While there are many issues and violations in the joint use world, there are a few we see so often we consider them problems of interest: repeat offenses to which no utility pole owner is immune.
In this installment, we reach the end of our top 10 joint use violation issue list. From broken guy wires to abandoned equipment to double wood, we have wound our way through the landscape of safety issues most likely encountered in the field, and today, we take on the final topic: leaning poles.
How does this happen?
Wooden utility poles are susceptible to a number of common “ailments” that could cause them to list dangerously to one side. Rot can weaken a pole at its base, causing it to lean. Pests such as wood-boring ants, termites, and woodpeckers can damage a pole’s structural integrity. Humans can cause some devastating blows to pole structure too, especially during traffic accidents. Finally, a leaning pole can also be an indication of a violation of the structure’s weight regulations. Regardless, a leaning pole is a potentially dangerous pole—and needs immediate attention.
What can be done?
Paying attention to utility poles begins in the field, with utility pole inspection. Conducted on a regular basis, a utility pole inspection can help pole owners identify a number of issues, from common pole health problems, to unsound weight distribution, to identification of bootleg attachments—which may tax a pole’s maximum load capacity. A comprehensive utility pole inspection can also head other problems off at the pass, with rot testing, survey and recording of attaching companies, identification of NESC violations and precise mapping of poles via GPS. Coupled with the use of a joint use management software solution—one designed to organize all information and communication connected to poles and their attachments—this type of due diligence can ensure pole owners have a good handle on equipment, and keep ahead of safety issues before they become liabilities.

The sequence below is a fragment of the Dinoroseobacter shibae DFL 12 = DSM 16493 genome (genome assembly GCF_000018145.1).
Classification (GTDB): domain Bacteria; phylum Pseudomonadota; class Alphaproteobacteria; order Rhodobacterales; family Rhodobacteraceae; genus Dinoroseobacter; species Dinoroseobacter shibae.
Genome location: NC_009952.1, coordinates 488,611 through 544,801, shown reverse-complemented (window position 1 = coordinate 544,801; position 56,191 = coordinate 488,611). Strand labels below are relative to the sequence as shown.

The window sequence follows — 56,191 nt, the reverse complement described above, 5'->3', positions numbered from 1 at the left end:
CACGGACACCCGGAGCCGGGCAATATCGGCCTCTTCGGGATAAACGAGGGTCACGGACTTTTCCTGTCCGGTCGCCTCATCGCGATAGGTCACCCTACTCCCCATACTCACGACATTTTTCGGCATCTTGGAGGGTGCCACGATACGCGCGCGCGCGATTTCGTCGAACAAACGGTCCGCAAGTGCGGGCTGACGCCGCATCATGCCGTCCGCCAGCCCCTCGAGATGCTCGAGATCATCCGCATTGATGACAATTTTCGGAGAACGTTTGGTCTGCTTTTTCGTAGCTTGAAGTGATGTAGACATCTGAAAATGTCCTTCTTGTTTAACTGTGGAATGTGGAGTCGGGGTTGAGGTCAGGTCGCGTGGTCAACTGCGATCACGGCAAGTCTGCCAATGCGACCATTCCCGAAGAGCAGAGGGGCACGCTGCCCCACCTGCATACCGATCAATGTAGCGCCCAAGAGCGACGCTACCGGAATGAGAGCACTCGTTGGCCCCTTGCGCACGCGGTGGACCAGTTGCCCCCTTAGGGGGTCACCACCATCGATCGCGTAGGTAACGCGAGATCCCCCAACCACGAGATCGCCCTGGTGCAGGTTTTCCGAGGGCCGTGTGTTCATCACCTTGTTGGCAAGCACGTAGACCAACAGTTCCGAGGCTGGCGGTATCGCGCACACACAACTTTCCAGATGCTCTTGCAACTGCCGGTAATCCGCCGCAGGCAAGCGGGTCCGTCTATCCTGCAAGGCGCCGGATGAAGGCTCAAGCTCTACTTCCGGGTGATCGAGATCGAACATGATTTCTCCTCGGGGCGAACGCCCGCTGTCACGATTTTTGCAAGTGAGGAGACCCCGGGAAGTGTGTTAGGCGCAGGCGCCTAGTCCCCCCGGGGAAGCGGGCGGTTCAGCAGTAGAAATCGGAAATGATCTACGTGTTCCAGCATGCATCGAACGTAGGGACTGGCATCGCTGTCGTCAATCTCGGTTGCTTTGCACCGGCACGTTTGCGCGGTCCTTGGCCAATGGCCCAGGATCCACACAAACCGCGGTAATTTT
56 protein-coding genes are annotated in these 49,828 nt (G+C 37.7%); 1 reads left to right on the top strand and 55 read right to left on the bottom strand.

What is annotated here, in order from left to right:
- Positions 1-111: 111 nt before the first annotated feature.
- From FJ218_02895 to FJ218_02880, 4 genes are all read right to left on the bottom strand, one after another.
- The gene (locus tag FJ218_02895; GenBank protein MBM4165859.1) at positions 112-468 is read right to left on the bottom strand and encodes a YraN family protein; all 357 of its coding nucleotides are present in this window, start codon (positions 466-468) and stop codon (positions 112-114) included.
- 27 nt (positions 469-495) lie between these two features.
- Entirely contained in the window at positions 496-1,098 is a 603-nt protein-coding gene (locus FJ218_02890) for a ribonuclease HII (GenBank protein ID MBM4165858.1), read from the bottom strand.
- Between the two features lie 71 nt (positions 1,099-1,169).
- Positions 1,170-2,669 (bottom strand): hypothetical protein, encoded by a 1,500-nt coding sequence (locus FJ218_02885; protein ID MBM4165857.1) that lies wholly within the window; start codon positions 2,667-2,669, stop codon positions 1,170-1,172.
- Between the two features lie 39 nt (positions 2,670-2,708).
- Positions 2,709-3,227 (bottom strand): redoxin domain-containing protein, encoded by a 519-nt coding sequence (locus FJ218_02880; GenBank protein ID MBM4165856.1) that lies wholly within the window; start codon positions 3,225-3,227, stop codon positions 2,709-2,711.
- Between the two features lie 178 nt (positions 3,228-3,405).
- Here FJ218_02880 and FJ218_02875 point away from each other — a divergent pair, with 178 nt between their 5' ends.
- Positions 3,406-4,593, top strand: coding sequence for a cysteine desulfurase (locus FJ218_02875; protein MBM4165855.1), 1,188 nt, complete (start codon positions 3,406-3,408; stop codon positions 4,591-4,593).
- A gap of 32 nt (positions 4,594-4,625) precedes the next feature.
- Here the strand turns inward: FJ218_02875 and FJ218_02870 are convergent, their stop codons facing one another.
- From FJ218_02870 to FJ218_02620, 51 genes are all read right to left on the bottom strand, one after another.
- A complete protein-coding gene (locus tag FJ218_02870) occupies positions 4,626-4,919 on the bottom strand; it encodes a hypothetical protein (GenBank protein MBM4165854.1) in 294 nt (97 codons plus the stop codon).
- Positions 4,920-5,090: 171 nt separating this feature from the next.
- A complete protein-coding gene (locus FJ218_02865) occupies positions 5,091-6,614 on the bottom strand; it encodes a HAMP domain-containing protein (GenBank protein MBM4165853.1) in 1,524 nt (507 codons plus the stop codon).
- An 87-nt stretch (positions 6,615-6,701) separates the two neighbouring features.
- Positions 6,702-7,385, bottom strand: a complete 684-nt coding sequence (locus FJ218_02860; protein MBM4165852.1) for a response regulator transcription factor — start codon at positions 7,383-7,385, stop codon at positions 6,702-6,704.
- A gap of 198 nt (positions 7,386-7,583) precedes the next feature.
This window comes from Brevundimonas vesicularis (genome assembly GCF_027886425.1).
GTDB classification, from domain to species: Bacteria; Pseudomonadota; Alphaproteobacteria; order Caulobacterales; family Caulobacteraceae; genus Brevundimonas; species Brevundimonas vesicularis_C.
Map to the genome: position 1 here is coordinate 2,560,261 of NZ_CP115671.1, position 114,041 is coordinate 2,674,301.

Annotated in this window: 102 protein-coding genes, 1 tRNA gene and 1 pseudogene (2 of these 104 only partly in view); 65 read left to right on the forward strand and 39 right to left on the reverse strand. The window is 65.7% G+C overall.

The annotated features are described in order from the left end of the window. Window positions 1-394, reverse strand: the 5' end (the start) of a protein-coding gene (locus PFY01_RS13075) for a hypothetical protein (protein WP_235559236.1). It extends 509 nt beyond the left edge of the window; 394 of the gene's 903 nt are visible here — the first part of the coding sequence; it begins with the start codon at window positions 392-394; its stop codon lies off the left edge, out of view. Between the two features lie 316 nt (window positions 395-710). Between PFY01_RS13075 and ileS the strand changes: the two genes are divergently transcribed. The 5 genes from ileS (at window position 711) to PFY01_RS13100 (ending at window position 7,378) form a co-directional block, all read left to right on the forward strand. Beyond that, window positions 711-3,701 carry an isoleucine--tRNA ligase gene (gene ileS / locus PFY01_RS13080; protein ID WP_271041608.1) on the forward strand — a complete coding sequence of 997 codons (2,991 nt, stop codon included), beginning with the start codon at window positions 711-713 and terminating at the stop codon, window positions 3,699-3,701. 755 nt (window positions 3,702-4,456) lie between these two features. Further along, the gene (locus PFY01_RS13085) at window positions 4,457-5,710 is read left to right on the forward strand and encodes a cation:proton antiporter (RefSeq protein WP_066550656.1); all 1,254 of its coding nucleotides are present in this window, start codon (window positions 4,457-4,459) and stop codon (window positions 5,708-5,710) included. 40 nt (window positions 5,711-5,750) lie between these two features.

Why fix the problem?
A leaning pole may not look like a big deal to the average citizen, but in reality, a leaning pole is a pole with a problem—structural damage or weight issues. The problem arises when other elements put pressure on an already compromised pole. High winds, falling branches, or any number of other, day to day occurrences can bring down an already weakened structure. Falling poles can result in an interruption of service, or worse—injury to bystanders, technicians, or property.
In general, utility pole owners have a clear obligation to maintain and replace damaged and leaning poles, not only for their customers, but also for other utility providers whose services could also become unsafe or interrupted by a falling pole. This involves a clear understanding of the health and status of equipment in the field. Get your assets in order. Your poles—and the public—will thank you.